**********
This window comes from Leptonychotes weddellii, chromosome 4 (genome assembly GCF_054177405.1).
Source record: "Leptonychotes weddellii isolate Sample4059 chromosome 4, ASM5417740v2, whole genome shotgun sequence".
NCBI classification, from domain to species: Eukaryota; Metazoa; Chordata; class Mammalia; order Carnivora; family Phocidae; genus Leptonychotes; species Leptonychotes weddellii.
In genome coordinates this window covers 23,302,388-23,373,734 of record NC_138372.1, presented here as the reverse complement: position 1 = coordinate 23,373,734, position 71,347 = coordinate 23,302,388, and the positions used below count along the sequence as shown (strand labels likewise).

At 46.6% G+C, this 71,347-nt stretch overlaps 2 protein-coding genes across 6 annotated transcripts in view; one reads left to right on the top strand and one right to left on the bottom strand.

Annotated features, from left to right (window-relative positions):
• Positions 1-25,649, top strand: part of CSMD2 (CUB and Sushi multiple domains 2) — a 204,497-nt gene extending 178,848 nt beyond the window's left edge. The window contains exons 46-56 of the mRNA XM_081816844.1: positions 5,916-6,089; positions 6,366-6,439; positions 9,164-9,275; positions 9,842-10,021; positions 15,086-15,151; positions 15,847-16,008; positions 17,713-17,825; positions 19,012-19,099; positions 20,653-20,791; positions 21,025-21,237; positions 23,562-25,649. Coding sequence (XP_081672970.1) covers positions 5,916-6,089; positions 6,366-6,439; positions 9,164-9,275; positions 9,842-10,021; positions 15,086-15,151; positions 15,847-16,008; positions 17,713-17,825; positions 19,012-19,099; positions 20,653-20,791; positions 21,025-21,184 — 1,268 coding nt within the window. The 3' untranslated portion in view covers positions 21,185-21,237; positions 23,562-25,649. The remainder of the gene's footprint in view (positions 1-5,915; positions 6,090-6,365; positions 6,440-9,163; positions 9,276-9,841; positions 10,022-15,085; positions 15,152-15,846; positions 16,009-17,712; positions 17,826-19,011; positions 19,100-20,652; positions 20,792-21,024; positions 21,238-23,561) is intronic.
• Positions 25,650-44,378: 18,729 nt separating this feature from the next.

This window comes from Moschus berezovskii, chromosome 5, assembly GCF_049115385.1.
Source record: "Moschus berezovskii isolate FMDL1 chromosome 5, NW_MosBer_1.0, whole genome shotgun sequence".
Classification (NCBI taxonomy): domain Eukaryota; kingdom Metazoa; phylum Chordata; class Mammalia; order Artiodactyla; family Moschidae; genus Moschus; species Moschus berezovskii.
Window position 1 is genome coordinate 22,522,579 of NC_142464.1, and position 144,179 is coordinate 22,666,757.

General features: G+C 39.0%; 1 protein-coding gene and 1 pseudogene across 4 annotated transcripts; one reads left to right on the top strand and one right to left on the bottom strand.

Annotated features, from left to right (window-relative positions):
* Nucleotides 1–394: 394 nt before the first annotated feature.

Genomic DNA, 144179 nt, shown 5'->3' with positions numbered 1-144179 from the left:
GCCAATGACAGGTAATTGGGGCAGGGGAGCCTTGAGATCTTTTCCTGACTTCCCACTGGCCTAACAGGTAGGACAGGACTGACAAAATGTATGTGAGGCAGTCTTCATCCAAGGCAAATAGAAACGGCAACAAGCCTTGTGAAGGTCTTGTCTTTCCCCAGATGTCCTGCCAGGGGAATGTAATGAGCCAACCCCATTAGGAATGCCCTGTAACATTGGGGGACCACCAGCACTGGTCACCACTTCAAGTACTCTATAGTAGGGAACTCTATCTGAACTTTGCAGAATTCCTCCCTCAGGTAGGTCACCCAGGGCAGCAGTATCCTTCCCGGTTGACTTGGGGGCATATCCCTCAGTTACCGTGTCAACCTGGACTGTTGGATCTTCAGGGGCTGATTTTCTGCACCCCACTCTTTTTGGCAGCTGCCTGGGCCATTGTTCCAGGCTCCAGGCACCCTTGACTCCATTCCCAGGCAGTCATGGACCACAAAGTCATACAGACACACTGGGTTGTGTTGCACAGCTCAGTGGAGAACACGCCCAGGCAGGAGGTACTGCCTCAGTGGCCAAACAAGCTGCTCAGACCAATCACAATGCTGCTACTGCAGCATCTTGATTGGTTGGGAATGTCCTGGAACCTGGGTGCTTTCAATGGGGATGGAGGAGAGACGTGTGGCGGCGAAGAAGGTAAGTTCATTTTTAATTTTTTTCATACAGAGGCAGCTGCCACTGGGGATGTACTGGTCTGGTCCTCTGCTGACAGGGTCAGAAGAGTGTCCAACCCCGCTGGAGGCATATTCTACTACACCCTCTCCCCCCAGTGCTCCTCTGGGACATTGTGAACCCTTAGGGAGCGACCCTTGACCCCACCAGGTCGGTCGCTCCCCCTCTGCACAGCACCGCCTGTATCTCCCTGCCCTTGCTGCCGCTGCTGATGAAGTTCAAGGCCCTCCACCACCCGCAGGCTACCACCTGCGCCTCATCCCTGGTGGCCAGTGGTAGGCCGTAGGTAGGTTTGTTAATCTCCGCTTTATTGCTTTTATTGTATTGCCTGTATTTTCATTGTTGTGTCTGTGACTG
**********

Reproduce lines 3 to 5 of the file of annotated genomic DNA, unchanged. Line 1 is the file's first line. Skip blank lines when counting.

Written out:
NCBI classification, from domain to species: Eukaryota; Metazoa; Chordata; class Mammalia; order Carnivora; family Phocidae; genus Leptonychotes; species Leptonychotes weddellii.
In genome coordinates this window covers 23,302,388-23,373,734 of record NC_138372.1, presented here as the reverse complement: position 1 = coordinate 23,373,734, position 71,347 = coordinate 23,302,388, and the positions used below count along the sequence as shown (strand labels likewise).

At 46.6% G+C, this 71,347-nt stretch overlaps 2 protein-coding genes across 6 annotated transcripts in view; one reads left to right on the top strand and one right to left on the bottom strand.